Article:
Prague,
26
June
2019
|
05:48
Europe/Amsterdam

Barber shops are all around

Shopping centres, high streets and office projects are places where demand for services keeps on growing. The same goes for barber shops. While there was just one barber shop in shopping centres in the Czech Republic in 2016, according to CBRE’s statistics, there were as many as seven in 2018. Integrating such services in shopping centres reflects both changes of customers’ shopping habits and a growing demand for the range of services. Barber shops are, however, very popular in and around high streets and office projects, too.

Jan Janáček, Associate Director, Advisory & Transaction Services - Retail at CBRE
The first significant surge of barber shops in shopping centres came about two years ago. Back then, they appeared mainly in premium shopping centres such as Centrum Chodov, OC Nový Smíchov, Centrum Černý Most or Metropole Zličín. Besides standard units, this service can be found in individual stands on galleries, too.
Jan Janáček, Associate Director, Advisory & Transaction Services - Retail at CBRE

The most renowned barber shop brands in the Czech Republic are Barber Shop, Barber’s Wife, Original Barber or Thomas’s Barber Shop.

Jan Janáček, Associate Director, Advisory & Transaction Services - Retail at CBRE
We’ve been seeing this kind of service expand into other shopping centres and smaller projects during the past months. CBRE has captured this trend early on and provided assistance to new barber shops in Letňany shopping centre, Vivo Hostivař or Futurum in Hradec Králové.
Jan Janáček, Associate Director, Advisory & Transaction Services - Retail at CBRE
Tomáš Beránek, Head of High Street Retail and Tenant Representation at CBRE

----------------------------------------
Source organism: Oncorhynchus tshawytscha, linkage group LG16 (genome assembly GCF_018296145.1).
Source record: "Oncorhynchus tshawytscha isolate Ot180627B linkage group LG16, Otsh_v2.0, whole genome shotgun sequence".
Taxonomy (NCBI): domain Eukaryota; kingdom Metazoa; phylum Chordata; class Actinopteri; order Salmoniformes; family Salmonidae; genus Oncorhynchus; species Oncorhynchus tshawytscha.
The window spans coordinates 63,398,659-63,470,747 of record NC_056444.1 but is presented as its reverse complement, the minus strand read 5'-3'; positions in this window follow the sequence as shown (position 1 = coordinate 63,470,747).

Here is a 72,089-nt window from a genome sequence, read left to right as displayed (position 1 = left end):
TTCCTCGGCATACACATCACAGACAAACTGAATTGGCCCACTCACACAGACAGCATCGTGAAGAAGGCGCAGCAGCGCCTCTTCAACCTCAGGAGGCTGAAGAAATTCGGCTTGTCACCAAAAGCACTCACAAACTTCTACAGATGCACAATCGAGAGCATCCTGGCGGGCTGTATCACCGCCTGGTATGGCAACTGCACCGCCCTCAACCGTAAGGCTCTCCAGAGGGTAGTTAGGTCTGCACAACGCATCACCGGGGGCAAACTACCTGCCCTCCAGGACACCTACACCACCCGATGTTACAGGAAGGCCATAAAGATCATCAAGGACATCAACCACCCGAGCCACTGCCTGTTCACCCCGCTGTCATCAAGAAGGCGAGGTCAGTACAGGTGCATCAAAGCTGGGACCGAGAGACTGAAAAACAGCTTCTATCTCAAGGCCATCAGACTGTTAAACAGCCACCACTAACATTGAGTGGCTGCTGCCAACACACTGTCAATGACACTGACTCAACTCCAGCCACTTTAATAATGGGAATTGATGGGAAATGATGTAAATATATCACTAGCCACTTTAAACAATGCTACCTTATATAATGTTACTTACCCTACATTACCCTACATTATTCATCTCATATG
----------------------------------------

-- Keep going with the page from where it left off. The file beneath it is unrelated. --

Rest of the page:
Placing barber shops close to high streets and office buildings suggest itself, as those are places as close to the customer as possible: on the way from work or near throbbing city areas. That’s why barber shops are found close to main streets or shopping arcades, with acceptable rents and an abundance of customers nearby.
Tomáš Beránek, Head of High Street Retail and Tenant Representation at CBRE

Dynamic changes in the society are also reflected in changes of people’s shopping habits — they expect wider offer from traditional shopping centres. Besides standard shops, modern customers need a wide range of services, gastronomical concepts and leisure activities. With the life pace getting faster, one of the key factors is saving time, and modern shopping centres are ready to oblige.

Jan Janáček, Associate Director, Advisory & Transaction Services - Retail at CBRE
Various leisure activities integrated within shopping centres tend to be an important trend these days. Traditional concepts such as cinemas, 5D cinemas or fitness centres are complemented by sauna concepts or large children’s and entertainment parks. In the close future we expect also a number of so-called Jump Parks to be opened. These trampoline centres are expanding heavily in the Czech Republic. They have been located in separate projects outside shopping centres so far due to their high technical demands. Projects that are able to offer a minimum ceiling height of 5 metres, are likely to have a very attractive tenant mix. As long-time experience from abroad shows, a good leisure concept brings very positive synergies in a shopping centre, mainly towards gastronomical tenants.
Jan Janáček, Associate Director, Advisory & Transaction Services - Retail at CBRE